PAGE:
All park sites closed on Thanksgiving (November 28), Christmas (December 25), and New Year's Day (January 1).
The 145th Anniversary Event Rescheduled
The 145th Anniversary Event on Sunday December 8, featuring Dr. Elliott West, has been postponed due to deteriorating weather conditions in Oklahoma.
Operating Hours & Seasons
The Washita Battlefield National Historic Site Visitor Center is located one half mile west of Cheyenne, Oklahoma on Highway 47A. The visitor center is home to both the park's administrative offices and the U. S. Forest Service's Black Kettle National Grasslands.
Visitor Center: The visitor center is open 7 days a week from 8am to 5pm except Thanksgiving Day, December 25th, and January 1st. It houses a Western National Parks Association bookstore, an exhibit area depicting the clash of cultures leading to the attack, and a theatre where park visitors can enjoy the park's 27 minute film, Destiny at Dawn: Loss & Victory on the Washita.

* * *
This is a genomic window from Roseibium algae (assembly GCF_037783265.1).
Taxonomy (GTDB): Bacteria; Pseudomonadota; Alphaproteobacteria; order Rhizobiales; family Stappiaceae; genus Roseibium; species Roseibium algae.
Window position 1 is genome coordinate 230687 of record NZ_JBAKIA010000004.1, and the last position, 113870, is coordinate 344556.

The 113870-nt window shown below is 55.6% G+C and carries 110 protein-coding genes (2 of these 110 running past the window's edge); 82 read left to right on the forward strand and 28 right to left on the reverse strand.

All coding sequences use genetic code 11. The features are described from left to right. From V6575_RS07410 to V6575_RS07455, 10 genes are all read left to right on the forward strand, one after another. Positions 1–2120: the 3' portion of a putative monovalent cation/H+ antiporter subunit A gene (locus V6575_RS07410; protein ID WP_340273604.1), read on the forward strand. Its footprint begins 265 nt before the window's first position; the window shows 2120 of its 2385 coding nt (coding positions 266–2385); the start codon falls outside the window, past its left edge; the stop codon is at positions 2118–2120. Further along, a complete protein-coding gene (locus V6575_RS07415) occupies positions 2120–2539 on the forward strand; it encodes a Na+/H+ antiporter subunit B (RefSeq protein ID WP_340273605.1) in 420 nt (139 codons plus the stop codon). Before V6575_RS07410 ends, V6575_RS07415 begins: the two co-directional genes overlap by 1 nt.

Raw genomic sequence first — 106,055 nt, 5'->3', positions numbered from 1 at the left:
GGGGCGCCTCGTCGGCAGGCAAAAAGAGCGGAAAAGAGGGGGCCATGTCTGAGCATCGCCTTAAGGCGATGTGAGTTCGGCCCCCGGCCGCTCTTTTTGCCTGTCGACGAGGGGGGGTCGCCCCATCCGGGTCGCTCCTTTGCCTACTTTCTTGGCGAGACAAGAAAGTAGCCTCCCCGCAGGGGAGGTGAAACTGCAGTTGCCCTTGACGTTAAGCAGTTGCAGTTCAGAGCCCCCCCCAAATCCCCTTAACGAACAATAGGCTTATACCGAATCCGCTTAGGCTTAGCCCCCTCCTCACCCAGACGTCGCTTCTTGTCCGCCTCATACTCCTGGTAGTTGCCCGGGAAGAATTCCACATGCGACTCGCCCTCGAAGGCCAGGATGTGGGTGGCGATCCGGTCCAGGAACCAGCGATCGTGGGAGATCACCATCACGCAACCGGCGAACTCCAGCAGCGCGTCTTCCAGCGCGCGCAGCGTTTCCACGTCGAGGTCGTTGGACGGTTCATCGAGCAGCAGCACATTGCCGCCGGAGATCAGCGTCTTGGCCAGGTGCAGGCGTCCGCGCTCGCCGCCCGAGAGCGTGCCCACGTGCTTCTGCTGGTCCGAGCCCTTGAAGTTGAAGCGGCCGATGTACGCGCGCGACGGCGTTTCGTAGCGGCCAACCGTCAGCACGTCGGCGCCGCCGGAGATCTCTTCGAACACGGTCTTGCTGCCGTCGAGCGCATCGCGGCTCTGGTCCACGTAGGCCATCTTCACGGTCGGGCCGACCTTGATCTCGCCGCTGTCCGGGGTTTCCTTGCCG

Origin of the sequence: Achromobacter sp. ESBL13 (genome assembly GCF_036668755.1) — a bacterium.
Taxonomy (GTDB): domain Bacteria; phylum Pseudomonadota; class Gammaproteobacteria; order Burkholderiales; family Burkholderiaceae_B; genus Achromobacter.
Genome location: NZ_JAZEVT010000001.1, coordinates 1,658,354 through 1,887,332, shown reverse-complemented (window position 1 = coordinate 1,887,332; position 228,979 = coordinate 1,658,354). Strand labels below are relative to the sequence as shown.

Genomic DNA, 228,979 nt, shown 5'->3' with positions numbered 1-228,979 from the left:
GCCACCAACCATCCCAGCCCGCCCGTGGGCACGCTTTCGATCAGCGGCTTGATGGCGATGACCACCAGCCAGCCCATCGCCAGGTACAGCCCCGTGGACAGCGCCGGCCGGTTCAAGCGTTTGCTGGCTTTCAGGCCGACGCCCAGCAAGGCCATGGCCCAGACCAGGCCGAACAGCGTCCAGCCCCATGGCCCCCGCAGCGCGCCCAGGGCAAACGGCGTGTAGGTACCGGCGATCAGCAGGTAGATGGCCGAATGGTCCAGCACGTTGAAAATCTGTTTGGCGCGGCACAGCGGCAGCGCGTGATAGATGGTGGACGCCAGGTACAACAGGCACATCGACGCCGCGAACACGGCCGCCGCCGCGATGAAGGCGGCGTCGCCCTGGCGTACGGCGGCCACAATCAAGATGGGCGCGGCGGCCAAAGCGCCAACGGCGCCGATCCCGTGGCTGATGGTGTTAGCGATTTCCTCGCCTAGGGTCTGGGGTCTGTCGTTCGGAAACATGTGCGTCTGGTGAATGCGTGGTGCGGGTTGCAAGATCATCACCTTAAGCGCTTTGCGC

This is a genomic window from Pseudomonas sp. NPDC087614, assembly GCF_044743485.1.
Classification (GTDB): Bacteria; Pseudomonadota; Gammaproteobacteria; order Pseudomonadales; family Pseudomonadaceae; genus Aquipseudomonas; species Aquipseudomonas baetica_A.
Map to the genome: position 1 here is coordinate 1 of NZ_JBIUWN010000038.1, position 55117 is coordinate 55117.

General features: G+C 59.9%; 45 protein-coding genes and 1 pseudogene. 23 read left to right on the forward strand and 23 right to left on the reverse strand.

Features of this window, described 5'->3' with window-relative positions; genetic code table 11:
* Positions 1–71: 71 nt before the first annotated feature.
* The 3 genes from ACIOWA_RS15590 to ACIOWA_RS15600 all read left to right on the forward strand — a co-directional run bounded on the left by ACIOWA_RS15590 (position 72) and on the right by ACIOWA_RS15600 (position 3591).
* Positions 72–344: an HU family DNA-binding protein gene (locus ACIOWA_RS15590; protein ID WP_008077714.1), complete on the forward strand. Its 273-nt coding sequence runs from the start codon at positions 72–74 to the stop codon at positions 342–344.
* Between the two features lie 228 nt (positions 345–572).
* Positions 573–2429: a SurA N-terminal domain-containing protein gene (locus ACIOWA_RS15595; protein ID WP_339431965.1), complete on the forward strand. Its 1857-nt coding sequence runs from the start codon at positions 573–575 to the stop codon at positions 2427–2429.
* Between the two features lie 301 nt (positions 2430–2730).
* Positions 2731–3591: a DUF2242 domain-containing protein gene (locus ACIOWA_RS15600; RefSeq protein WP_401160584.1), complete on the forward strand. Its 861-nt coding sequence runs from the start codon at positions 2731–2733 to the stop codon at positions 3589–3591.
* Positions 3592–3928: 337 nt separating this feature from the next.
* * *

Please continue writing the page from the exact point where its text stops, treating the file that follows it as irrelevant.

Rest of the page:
Overlook and Trail: The overlook and trail are open daily from dawn to dusk. A walking trail down to the site of Chief Black Kettle's village begins at the overlook. This self-guided interpretive trail is approximately 1.5 miles, is unimproved, and is currently not ADA accessible. Near the overlook are two historical markers, a National Park Service wayside panel, and a granite monument commemorating the event. An engraved granite panel embedded in the pavilion, overlooks the village below and depicts Col. George Armstrong Custer's plan of attack. Also located at the overlook, visitors will find a restroom, a water fountain, and picnic tables. Ranger-led talks and tours will be held from the Memorial Day through the Labor Day weekends starting at the park overlook. The interpretive talks will be held in the mornings at 11 a.m. and in the afternoons at 3 p.m. The tours will be held at 10:00 a.m. and 2 p.m.
Did You Know?
As Lt. Col. George Armstrong Custer and his men rode towards Black Kettle's camp they endured four days of blizzard conditions. Several troops were affected by the inclement weather including field surgeons Henry Lippincott and William Renicke both of whom were stricken with snow blindness.